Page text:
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November 29, 2012

SAMHSA Prevention of Prescription Drug Abuse in the Workplace Listserv

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November 29, 2012 (PDF version)
Journal Articles
Adrienne S. Allen and Thomas D. Sequist. 2012. "Pharmacy Dispensing of Electronically Discontinued Medications." Annals of Internal Medicine 157(10):700-05.
Dispensing discontinued prescriptions is a major patient safety concern. Electronic health records should be used to facilitate better communication between providers and pharmacies and improve drug safety.
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Related News Article
Scrips Being Refilled After Docs Say Stop
MedPage Today
November 23, 2012
Prescriptions are occasionally refilled even after a doctor has canceled the order. In at least three of every 200 cases in which a patient's medication was discontinued, the prescription was still refilled.
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C. Blanco, R. Secades-Villa, O. García-Rodríguez, M. Labrador-Mendez, S. Wang, and R.P. Schwartz. 2012. "Probability and Predictors of Remission from Life-Time Prescription Drug Use Disorders: Results from the National Epidemiologic Survey on Alcohol and Related Conditions." Journal of Psychiatric Research 47(1):42-49.
A significant number of people with prescription drug use disorders go into remission at some point in their lives. Researchers found remission predictors were mostly substance specific rather than common across substances. Lower remission rates among certain subgroups emphasize the need for stronger preventive and intervention efforts.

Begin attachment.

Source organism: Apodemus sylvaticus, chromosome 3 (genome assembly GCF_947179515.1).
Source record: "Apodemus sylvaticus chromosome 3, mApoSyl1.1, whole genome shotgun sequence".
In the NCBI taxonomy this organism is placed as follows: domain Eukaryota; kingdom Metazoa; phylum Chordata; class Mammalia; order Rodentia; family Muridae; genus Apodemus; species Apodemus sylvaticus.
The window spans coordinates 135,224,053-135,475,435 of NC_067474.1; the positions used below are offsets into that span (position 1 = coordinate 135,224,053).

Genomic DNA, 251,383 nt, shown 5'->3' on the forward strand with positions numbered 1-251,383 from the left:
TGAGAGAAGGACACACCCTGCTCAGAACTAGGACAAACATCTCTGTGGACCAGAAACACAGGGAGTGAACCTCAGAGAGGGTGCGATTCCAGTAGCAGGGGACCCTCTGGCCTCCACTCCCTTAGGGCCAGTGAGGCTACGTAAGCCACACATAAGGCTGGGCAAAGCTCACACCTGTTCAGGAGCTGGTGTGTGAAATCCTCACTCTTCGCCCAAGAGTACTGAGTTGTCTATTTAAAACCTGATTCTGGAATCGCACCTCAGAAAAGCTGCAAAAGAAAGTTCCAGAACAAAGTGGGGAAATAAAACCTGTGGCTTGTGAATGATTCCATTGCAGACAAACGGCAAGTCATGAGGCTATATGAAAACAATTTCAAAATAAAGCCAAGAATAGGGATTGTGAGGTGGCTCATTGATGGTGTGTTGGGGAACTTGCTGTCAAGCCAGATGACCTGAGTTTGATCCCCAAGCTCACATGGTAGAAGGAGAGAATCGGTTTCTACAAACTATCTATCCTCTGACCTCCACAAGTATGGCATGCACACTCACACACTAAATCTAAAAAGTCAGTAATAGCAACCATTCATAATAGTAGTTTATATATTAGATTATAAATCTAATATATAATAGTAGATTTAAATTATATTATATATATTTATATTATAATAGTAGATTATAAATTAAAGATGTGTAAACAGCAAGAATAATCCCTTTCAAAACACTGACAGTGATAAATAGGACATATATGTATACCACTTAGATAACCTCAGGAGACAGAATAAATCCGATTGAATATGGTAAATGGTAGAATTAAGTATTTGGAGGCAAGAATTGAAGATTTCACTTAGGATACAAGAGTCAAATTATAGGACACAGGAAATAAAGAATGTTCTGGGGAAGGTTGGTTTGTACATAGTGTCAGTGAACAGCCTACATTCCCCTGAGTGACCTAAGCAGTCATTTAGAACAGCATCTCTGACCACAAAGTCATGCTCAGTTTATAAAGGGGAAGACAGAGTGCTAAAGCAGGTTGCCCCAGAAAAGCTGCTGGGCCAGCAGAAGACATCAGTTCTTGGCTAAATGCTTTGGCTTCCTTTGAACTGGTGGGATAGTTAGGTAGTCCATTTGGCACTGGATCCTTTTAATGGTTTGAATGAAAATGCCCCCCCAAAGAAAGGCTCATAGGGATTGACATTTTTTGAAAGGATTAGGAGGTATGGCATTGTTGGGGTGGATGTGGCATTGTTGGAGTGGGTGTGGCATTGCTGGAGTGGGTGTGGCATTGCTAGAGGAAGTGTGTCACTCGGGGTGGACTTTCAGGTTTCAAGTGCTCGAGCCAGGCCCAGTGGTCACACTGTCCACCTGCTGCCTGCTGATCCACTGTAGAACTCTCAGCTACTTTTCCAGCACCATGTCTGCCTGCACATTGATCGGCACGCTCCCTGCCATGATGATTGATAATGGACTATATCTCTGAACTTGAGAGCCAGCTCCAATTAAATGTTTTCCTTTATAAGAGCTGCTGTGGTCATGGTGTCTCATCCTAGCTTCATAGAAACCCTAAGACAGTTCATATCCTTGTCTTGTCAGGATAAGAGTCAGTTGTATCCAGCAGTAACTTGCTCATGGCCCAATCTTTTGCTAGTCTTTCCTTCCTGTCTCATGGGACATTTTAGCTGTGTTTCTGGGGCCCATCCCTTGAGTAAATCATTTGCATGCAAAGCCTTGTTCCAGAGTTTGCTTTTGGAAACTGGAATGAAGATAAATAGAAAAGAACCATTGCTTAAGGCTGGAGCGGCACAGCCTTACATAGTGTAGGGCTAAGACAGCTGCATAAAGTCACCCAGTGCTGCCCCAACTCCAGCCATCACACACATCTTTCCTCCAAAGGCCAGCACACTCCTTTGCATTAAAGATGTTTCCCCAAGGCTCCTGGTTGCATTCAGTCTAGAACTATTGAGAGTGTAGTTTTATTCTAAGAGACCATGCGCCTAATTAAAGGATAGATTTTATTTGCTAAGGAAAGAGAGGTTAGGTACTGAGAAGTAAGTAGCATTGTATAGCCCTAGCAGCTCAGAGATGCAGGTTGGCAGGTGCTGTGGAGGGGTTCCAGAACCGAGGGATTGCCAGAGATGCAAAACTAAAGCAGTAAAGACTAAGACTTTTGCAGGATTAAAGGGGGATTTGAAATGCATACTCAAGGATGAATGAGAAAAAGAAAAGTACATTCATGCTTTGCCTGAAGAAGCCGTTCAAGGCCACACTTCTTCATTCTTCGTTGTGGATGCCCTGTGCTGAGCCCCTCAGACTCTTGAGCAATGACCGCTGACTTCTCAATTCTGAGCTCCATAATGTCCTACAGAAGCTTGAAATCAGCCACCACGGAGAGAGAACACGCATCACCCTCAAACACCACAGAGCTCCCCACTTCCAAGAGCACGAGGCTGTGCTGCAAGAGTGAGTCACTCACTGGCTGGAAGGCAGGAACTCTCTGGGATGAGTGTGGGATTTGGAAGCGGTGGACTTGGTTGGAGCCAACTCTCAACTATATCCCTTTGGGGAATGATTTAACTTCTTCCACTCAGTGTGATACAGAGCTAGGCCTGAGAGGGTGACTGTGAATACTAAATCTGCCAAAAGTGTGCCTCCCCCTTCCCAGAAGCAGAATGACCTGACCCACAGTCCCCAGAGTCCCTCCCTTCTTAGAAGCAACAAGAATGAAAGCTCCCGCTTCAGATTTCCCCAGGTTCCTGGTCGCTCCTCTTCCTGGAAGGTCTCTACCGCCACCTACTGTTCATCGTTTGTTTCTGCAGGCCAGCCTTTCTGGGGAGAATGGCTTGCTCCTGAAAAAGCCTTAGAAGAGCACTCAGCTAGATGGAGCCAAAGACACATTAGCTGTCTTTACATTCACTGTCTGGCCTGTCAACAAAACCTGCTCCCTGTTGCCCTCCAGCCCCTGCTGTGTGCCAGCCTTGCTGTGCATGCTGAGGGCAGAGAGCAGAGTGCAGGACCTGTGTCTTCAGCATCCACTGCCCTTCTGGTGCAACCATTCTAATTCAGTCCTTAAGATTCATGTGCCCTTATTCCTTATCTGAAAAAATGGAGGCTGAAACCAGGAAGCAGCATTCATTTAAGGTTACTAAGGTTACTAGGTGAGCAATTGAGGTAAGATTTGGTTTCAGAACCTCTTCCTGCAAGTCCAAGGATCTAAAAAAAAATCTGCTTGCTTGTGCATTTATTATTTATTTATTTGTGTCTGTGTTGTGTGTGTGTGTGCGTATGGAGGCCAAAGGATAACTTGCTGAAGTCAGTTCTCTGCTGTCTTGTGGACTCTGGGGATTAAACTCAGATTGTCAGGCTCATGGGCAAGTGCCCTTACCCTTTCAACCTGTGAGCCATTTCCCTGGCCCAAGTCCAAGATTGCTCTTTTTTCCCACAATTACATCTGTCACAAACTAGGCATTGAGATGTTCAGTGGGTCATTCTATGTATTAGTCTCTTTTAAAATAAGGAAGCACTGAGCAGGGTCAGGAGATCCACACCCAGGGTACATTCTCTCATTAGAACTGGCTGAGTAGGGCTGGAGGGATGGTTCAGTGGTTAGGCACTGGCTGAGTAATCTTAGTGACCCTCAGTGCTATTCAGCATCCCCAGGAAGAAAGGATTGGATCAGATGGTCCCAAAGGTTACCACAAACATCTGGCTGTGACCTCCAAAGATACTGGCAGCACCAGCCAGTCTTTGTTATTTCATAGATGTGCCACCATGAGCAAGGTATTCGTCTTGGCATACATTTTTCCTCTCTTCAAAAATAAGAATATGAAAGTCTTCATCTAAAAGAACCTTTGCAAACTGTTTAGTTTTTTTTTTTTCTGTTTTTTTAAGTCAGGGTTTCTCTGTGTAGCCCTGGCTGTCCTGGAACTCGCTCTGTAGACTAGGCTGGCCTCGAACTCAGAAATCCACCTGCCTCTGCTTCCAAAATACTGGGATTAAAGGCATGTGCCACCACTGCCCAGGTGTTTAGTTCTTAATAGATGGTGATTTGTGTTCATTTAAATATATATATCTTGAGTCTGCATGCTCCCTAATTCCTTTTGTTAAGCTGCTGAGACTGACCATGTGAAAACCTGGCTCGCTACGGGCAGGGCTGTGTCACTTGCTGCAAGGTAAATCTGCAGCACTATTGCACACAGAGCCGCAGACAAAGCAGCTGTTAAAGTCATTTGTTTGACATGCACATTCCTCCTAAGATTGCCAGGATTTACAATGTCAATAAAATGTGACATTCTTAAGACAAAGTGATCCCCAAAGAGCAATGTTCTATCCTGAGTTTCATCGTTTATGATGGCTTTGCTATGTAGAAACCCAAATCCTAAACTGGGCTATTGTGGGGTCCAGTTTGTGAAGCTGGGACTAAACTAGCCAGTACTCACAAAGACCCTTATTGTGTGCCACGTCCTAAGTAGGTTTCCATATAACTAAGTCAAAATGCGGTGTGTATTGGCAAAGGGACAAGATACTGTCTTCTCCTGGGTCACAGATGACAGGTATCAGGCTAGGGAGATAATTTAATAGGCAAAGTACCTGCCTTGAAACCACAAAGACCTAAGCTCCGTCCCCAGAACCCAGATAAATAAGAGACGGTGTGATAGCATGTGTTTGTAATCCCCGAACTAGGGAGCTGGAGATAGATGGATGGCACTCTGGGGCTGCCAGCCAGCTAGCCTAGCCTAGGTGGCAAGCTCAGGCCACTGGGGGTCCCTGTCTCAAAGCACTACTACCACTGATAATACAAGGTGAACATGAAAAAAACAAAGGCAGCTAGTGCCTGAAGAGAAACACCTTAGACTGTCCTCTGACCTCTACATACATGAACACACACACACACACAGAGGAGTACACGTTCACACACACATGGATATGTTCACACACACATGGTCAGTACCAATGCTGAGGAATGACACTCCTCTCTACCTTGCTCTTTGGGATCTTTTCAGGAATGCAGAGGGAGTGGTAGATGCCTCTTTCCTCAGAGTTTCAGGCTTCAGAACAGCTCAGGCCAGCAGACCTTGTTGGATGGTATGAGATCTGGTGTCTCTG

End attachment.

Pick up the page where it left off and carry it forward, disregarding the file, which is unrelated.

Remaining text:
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D.A. Collins, K.W. Johnson, and S.R. Shamblen. 2012. "Examining a Home Environmental Strategy to Reduce Availability of Legal Products That Can Be Misused by Youth." Substance Use and Misuse 47(12):1339-48. doi:10.3109/10826084.2012.716481.
The Pacific Institute for Research and Evaluation studied a home environmental strategy designed to reduce youths' access to inhalants, prescription drugs, and other harmful products taken to get high.
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J.A. Ford and J. McCutcheon. 2012. "The Misuse of Ambien Among Adolescents: Prevalence and Correlates in a National Sample." Addictive Behaviors 37(12):1389-94.
This study examined data from the 2009 National Survey on Drug Use and Health, identifying numerous risk factors for Ambien misuse, including age, race, income, religiosity, delinquency, depression, social bonding, peer substance use, and other substance use.
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Richard Isralowitz. 2012. "Prescription Drug Use Among Young Adults: Blaming the Victim." Journal of Social Work Practice in the Addictions 12:446-48. doi:10.1080/1533256X.2012.728117.